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Topical negative pressure therapy: mechanisms and indications

Authors

  • Paul E Banwell,

    Corresponding author
    1. Department of Plastic Surgery, Radcliffe Infirmary, Oxford and Odstock Burns, Wound Healing and Reconstructive Surgery Research Trust, Laing Laboratory, Salisbury District Hospital, Salisbury, UK
      *PE Banwell, Department of Plastic Surgery, Radcliffe Infirmary, Oxford, UK
      E-mail:paul@paulbanwell.co.uk
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  • Melinda Musgrave

    1. Department of Plastic Surgery, Radcliffe Infirmary, Oxford, UK
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*PE Banwell, Department of Plastic Surgery, Radcliffe Infirmary, Oxford, UK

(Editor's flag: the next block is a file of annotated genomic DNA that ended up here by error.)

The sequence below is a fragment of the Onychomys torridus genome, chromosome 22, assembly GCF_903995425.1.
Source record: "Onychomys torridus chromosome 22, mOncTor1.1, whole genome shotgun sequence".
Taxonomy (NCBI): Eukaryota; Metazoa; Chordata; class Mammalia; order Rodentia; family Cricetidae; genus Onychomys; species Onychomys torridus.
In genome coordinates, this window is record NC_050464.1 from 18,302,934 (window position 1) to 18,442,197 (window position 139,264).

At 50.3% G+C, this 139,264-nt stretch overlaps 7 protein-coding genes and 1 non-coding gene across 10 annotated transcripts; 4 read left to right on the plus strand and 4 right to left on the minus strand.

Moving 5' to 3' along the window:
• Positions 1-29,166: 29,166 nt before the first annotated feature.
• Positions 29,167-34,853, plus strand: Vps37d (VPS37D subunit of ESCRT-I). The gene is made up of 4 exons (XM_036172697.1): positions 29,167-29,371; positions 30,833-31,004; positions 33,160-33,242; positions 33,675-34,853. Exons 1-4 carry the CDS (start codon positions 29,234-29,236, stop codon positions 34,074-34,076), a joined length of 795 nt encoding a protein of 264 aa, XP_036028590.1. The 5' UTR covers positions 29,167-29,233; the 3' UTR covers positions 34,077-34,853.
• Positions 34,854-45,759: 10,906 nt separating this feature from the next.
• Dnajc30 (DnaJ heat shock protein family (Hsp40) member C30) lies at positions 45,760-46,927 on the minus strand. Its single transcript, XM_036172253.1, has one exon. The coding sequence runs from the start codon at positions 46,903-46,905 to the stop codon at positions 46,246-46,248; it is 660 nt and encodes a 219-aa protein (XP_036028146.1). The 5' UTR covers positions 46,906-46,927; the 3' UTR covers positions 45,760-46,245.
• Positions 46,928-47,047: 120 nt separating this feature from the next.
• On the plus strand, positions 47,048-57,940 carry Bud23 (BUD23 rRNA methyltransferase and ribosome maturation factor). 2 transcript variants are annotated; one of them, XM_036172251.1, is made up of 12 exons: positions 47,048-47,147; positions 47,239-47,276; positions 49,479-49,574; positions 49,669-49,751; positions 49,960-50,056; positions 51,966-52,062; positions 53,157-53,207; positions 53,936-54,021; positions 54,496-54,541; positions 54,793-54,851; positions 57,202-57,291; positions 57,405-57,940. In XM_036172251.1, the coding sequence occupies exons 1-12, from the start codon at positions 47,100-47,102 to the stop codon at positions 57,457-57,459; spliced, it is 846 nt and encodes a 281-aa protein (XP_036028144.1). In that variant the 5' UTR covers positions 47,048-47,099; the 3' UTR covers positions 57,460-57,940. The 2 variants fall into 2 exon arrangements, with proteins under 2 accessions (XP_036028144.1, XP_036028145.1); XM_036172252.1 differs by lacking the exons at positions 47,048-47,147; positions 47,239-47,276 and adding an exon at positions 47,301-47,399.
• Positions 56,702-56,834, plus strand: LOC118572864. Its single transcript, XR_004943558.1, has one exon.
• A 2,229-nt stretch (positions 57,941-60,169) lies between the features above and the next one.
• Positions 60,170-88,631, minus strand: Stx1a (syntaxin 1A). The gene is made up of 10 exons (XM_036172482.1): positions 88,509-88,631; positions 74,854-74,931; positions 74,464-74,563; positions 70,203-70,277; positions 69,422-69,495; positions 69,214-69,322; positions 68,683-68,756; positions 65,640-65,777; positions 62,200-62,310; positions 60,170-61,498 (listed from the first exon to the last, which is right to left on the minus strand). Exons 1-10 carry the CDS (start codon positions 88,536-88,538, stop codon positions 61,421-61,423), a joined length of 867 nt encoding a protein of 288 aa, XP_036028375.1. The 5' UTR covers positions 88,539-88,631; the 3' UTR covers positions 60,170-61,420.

E-mail:paul@paulbanwell.co.uk

Abstract

Topical negative pressure (TNP) therapy has emerged as a high-technology, microprocessor-controlled physical wound-healing modality. Complex effects at the wound–dressing interface following application of a controlled vacuum force have been documented. These include changes on a microscopic, molecular level and on a macroscopic, tissue level: interstitial fluid flow and exudate management, oedema reduction, effects on wound perfusion, protease profiles, growth factor and cytokine expression and cellular activity, all leading to enhanced granulation tissue formation and improved wound-healing parameters. Primary indications for clinical use have been documented and include traumatic wounds, open abdominal wounds, infected sternotomy wounds, wound bed preparation, complex diabetic wounds and skin-graft fixation. Whilst this therapy now forms an essential part of the wound healing armamentarium, extensive clinical trials are recommended to confirm efficacy and delineate its optimum use.

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